Carbohydrates get a lot of mixed press and depending on who you read; they are either the cause of the current obesity epidemic or are essential for fueling a healthy lifestyle. In actuality, carbs are a two-edged sword. While they are your primary source of energy when you are active, especially at higher intensities, if you are sedentary or they are consumed in excess, they are very easily converted to fats and then stored as body fat.
In a nut shell, the more active you are, the more carbs you need. The more sedentary you are, the less you need. Get that equation balanced and carbs become a valuable ally rather than the hated enemy.
Speaking of active versus sedentary lifestyles, even if you exercise five hours a week, if you spend the rest of your time say down in front of your computer, driving or otherwise inactive, you are sedentary.
Even the most ardent exerciser is relatively inactive compared to someone who does a physically demanding job eight-hours per day. Subsequently, even if you exercise, you would benefit from managing carbohydrate intake to maximize your performance while minimizing weight gain.
So, you workout and you need carbs but you are otherwise sedentary so you don’t need too many – how do you deal with such a quandary? The answer is: it’s all in the timing.
Best time to eat carbs
Basically, the best time to eat carbs is close to periods of physical activity, so you can make full use of their energizing effect. However, when you know you are going to be inactive, you dial down the carbs and dial up the protein.
Follow these simple guidelines to help you time your carbohydrate intake:
- Unless you are going to be inactive all day or are purposely following a low carbohydrate diet for weight loss, carbs first thing in the morning are a good idea. Your blood glucose is low, your insulin sensitivity is high and carbs consumed at this time are most likely to be shunted into your muscles and liver. Slow-releasing carbs are best like wholemeal toast, oatmeal or a bran-based cereal. Avoid sugary cereals and pastries as they will cause too big a spike in blood glucose and insulin and will leave you feeling hungry in an hour or so.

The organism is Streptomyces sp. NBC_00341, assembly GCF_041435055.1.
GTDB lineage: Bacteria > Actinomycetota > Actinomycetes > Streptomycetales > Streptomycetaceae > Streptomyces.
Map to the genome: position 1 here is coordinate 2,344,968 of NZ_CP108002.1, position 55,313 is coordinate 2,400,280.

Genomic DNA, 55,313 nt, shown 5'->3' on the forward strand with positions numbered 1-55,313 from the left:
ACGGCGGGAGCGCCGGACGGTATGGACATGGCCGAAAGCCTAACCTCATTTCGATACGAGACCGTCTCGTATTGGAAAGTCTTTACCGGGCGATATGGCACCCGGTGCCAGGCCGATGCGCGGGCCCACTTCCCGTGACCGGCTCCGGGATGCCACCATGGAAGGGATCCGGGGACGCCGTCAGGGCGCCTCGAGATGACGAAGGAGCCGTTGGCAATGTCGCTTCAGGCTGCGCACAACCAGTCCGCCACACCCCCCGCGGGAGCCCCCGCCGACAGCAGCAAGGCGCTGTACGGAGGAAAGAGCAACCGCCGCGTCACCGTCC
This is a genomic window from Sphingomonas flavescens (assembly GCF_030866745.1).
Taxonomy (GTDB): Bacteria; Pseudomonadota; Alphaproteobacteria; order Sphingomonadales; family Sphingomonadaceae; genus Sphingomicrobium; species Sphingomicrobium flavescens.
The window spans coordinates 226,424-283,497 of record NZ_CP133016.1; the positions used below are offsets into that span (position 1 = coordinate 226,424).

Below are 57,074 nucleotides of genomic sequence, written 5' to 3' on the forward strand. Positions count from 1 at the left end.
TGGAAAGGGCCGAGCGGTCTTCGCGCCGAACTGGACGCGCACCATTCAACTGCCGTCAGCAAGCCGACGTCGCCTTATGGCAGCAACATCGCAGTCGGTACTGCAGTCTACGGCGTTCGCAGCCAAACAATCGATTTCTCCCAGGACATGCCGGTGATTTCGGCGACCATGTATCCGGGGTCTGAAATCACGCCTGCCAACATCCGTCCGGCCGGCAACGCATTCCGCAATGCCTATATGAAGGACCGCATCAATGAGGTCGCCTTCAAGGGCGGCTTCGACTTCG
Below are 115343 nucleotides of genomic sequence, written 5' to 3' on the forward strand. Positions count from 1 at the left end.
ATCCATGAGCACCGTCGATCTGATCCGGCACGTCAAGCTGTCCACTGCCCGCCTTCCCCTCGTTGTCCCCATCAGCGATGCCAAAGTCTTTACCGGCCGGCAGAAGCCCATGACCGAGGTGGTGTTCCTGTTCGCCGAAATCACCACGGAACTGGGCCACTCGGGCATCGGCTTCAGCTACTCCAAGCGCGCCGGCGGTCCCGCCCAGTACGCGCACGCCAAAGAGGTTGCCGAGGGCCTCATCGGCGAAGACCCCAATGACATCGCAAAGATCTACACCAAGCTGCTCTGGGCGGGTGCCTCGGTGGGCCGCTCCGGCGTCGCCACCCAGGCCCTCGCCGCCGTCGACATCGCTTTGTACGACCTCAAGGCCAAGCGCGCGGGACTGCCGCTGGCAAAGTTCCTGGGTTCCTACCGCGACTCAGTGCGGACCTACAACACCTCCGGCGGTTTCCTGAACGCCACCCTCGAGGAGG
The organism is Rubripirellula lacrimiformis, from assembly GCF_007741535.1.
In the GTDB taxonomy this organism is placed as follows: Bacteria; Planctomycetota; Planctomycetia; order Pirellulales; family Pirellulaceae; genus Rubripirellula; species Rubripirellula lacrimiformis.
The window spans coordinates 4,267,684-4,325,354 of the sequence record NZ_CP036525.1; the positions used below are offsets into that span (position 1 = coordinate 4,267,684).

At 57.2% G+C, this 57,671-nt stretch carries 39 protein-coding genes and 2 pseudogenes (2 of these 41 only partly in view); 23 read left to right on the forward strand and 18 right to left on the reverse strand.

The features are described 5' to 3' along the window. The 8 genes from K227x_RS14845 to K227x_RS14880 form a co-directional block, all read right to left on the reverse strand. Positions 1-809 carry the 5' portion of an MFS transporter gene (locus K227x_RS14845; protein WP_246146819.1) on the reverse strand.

- Two hours before you exercise consume a moderate amount of slow acting carbohydrate such as brown rice, wholemeal pasta, whole grain bread or similar. The carbohydrate will slowly break down into glucose so that, come workout time, you’ll be fully energized but your stomach should be comfortably empty.
- Immediately after training, consume another portion of fast acting carbs to kick-start the recovery process. Your muscles and liver are especially carb sensitive immediately after exercise and virtually all carbs consumed at this time will be shunted quick-smart into your muscles and directed away from your fat cells. The harder and more exhaustive your workout, the greater this effect is. Consider this post-workout window and your main carb consumption opportunity.
- Two or so hours after exercise, your ability to process carbs effectively is on the wane so it’s time to dial back on the fast-acting carbs and switch to slower releasing foods such as the aforementioned brown rice and wholemeal pasta if you consume them at all. Keep portions small and dilute them with plenty of healthy fats and protein.
- On non-training days, eat less carbohydrate, especially if you are trying to lose fat. Remember, carbs are your source fuel for activity so if you are going to be inactive, you don’t need so much fuel. Simple really!
Carbs are not the evil they are so frequently depicted to be, but too much of the wrong sort and the wrong time can cause you problems. However, you CAN have your cake and eat it (so to speak) by timing your carb intake around activity and making sure you eat the bulk of your carbs when your body is best able to deal with them.